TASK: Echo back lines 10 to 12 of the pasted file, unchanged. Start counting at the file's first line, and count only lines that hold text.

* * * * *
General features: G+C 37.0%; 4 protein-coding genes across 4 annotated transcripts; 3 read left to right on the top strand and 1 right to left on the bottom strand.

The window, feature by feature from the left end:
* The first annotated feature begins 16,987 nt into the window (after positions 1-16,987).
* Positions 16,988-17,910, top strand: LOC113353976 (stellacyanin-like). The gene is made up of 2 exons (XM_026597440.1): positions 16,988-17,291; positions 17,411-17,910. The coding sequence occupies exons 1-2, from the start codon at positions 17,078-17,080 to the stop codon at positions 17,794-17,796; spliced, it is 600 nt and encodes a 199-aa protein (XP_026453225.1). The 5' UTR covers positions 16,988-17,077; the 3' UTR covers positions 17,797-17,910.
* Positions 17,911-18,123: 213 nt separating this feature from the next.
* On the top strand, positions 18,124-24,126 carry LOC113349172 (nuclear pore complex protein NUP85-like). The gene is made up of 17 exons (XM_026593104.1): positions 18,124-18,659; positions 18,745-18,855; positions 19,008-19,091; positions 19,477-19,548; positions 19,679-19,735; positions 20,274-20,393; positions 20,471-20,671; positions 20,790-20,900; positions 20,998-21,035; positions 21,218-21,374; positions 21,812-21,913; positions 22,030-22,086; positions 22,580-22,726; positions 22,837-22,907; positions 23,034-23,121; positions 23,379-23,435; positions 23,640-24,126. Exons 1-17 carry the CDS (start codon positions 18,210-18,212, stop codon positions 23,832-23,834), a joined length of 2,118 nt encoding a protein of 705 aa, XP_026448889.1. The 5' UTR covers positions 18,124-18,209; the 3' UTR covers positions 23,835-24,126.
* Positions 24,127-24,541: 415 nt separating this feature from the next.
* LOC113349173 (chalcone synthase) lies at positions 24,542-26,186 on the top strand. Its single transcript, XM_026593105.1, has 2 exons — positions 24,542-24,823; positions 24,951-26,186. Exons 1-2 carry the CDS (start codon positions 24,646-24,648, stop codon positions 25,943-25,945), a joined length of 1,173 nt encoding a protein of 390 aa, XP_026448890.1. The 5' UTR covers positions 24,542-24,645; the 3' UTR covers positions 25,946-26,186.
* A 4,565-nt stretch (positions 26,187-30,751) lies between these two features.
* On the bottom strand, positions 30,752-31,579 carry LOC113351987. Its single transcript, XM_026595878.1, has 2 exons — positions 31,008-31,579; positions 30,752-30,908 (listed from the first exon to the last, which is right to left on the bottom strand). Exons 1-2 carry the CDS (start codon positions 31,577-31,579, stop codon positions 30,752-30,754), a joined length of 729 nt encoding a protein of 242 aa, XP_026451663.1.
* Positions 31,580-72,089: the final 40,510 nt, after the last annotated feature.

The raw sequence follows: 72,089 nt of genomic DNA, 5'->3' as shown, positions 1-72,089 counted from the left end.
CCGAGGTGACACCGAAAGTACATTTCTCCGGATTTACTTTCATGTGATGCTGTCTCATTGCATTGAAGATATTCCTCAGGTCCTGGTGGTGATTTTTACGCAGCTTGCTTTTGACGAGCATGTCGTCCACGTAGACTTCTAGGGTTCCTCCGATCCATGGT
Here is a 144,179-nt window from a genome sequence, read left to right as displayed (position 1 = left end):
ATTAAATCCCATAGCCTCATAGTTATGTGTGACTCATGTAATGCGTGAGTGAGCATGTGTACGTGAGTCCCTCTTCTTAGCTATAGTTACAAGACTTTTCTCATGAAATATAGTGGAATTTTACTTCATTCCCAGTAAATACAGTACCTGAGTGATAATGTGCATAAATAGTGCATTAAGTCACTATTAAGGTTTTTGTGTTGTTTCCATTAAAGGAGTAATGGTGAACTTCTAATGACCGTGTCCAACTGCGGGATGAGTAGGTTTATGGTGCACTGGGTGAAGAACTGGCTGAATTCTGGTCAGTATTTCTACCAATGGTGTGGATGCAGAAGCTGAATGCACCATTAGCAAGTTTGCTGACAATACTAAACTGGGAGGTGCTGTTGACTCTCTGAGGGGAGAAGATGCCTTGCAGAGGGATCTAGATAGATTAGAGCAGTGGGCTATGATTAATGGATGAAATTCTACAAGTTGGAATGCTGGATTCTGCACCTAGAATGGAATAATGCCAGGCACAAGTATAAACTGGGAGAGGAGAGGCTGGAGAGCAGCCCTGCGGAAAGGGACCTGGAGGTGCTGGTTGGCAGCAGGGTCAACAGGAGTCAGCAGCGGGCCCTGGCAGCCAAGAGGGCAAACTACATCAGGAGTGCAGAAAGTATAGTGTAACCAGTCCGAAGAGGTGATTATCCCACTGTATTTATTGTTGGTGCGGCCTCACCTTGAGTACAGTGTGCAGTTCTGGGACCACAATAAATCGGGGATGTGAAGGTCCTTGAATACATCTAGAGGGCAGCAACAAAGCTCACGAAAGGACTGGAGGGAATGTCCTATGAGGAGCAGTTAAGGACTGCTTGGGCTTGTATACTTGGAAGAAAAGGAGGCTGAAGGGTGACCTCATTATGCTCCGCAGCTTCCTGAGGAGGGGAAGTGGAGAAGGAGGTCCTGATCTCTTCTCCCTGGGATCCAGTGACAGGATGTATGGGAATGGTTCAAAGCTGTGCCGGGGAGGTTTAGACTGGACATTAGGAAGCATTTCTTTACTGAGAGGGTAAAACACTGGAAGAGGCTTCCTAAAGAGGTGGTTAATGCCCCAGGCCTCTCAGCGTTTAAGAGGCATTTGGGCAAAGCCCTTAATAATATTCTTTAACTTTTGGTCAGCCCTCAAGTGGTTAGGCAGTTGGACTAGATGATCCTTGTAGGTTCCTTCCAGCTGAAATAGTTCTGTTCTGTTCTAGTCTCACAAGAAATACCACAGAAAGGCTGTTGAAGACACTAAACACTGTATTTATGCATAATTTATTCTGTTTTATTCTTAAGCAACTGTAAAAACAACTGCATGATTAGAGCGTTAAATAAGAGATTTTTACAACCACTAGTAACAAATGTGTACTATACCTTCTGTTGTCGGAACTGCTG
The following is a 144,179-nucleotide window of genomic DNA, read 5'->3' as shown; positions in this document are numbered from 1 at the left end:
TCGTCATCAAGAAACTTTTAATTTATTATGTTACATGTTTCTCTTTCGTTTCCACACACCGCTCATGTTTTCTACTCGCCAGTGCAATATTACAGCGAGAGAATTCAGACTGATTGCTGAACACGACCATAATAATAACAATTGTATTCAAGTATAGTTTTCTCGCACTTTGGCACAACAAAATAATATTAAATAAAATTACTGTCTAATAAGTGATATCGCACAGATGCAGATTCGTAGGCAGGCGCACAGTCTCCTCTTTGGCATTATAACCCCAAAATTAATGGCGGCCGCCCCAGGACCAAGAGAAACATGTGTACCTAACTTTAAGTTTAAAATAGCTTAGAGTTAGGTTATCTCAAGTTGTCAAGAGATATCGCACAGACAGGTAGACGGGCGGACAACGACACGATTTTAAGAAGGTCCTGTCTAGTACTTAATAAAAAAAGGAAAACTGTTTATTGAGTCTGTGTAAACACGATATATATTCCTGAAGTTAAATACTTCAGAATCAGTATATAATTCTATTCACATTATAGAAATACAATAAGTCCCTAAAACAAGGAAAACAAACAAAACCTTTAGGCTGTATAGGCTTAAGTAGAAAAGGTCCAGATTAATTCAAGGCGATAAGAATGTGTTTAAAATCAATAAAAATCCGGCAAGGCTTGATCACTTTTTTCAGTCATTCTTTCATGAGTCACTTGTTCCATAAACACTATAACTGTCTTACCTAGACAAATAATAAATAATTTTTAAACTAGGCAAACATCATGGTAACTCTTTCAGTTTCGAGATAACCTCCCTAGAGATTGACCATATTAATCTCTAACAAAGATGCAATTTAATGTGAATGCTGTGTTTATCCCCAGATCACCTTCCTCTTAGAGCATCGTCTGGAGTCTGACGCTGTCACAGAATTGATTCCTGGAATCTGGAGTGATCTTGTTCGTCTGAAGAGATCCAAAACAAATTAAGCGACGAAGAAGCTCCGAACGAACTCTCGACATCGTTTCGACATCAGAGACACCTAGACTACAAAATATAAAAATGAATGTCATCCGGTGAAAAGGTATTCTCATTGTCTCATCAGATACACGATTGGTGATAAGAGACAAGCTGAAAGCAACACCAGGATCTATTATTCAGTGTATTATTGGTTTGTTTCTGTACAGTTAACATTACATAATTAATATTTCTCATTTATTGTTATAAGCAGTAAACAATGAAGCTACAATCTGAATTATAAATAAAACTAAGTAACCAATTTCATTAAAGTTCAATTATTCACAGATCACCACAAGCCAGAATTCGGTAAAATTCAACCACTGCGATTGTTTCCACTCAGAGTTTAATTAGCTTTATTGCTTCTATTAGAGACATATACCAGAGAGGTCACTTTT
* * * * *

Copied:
* On the bottom strand, positions 30,752-31,579 carry LOC113351987. Its single transcript, XM_026595878.1, has 2 exons — positions 31,008-31,579; positions 30,752-30,908 (listed from the first exon to the last, which is right to left on the bottom strand). Exons 1-2 carry the CDS (start codon positions 31,577-31,579, stop codon positions 30,752-30,754), a joined length of 729 nt encoding a protein of 242 aa, XP_026451663.1.
* Positions 31,580-72,089: the final 40,510 nt, after the last annotated feature.

The raw sequence follows: 72,089 nt of genomic DNA, 5'->3' as shown, positions 1-72,089 counted from the left end.